A means of processing poorly soluble drugs so that they can be stored as a solid, but rapidly dissolve and disperse once inside the body, has been developed by Shou-Cang Shen and co-workers at the Institute of Chemical and Engineering Sciences of A*STAR, Singapore.
The method, now under a Patent Cooperation Treaty international patent, uses a silica-based powder, SBA-15, to entrap drug molecules in pores of between 5 and 30 nanometers diameter. The pores in this material hold the molecules in an amorphous state and prevent them from forming lower-energy crystals that are poorly soluble and less active. The technology can be easily scaled-up for production and could open the way for previously discarded, biologically active compounds to be commercialized.
More than a third of the drugs listed in the US pharmacopoeia, and about half of active new compounds found or synthesized, are poorly water soluble; this limits their potential for commercialization. Much effort has been expended on investigating different ways of formulating such compounds to increase their capacity to dissolve. This essentially means limiting their reversion to a crystalline form. Until now, the techniques tried all had drawbacks.
SBA-15 is one of a newly discovered series of porous silica materials. The thick-walled pores of this powder are about the right size for storing typical drug molecules.
Using ibuprofen—a well-known, non-steroidal, anti-inflammatory drug and pain reliever—as a test compound, the researchers trialed several different methods of loading it into SBA-15. On the basis of two measures—how much ibuprofen could be carried, and what proportion of the drug ended up in crystalline form—they determined that the most effective method was ‘co-spray drying’, where equal amounts by weight of ibuprofen and SBA-15 are dissolved in ethanol. The resulting liquid was dried into a powder by spraying it as fine droplets into hot air.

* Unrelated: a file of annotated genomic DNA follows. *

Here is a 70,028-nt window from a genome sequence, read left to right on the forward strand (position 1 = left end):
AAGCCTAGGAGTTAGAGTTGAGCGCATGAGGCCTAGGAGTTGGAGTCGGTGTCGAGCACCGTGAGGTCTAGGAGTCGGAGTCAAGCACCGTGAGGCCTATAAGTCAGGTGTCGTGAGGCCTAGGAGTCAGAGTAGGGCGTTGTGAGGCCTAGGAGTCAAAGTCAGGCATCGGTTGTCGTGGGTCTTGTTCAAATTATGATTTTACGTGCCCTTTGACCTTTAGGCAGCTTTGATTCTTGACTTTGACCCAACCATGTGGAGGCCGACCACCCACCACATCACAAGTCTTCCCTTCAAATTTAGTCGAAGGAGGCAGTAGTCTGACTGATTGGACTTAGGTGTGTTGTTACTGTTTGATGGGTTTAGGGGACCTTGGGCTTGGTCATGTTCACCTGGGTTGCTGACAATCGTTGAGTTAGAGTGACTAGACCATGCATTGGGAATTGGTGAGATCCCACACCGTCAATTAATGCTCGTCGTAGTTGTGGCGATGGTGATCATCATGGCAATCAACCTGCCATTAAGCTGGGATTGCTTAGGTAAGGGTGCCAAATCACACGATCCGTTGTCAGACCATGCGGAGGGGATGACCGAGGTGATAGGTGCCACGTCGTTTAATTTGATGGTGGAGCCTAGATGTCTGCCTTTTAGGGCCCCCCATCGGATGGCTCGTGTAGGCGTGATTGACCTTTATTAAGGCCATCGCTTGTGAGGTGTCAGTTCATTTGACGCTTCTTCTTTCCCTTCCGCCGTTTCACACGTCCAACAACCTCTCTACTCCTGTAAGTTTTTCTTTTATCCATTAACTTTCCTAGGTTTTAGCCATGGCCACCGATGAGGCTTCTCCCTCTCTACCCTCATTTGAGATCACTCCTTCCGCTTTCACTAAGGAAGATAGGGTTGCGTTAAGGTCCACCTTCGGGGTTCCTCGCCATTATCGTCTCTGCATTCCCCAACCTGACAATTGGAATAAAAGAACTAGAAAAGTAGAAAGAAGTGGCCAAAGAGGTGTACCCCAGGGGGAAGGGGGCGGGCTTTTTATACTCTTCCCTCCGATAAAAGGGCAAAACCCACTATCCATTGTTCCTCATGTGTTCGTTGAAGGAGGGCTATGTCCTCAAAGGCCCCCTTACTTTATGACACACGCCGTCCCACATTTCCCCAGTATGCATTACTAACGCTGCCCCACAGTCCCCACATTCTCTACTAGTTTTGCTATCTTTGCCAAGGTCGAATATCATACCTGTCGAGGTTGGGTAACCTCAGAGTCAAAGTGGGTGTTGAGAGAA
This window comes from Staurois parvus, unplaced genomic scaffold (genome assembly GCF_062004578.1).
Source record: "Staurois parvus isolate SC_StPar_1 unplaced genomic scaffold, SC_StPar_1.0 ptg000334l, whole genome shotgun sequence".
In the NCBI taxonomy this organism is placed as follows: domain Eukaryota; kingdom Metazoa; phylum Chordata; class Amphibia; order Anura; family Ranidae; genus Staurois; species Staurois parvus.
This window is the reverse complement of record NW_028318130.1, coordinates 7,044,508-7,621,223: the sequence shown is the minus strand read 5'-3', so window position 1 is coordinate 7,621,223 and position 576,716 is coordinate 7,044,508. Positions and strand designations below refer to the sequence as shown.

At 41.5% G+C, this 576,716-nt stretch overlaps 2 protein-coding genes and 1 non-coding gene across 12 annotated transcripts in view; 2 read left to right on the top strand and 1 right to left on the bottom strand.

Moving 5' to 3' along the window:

The researchers stored the co-sprayed powder under the stressful conditions of 40 °C and 75% relative humidity for up to a year, and found it to be remarkably stable. Finally, they measured how quickly ibuprofen dissolves into water from the co-sprayed powder—95% was released within 15 minutes and it was completely dissolved within 50 minutes. No other method of delivery of ibuprofen, including pure crystals, was 100% dissolved within an hour.
“We are now doing optimization studies on the process,” says Shen. “Our objective is to overcome the scientific obstacle of bringing poorly soluble active ingredients to market.”
The A*STAR-affiliated researchers mentioned in this highlight are from the Institute of Chemical and Engineering Sciences.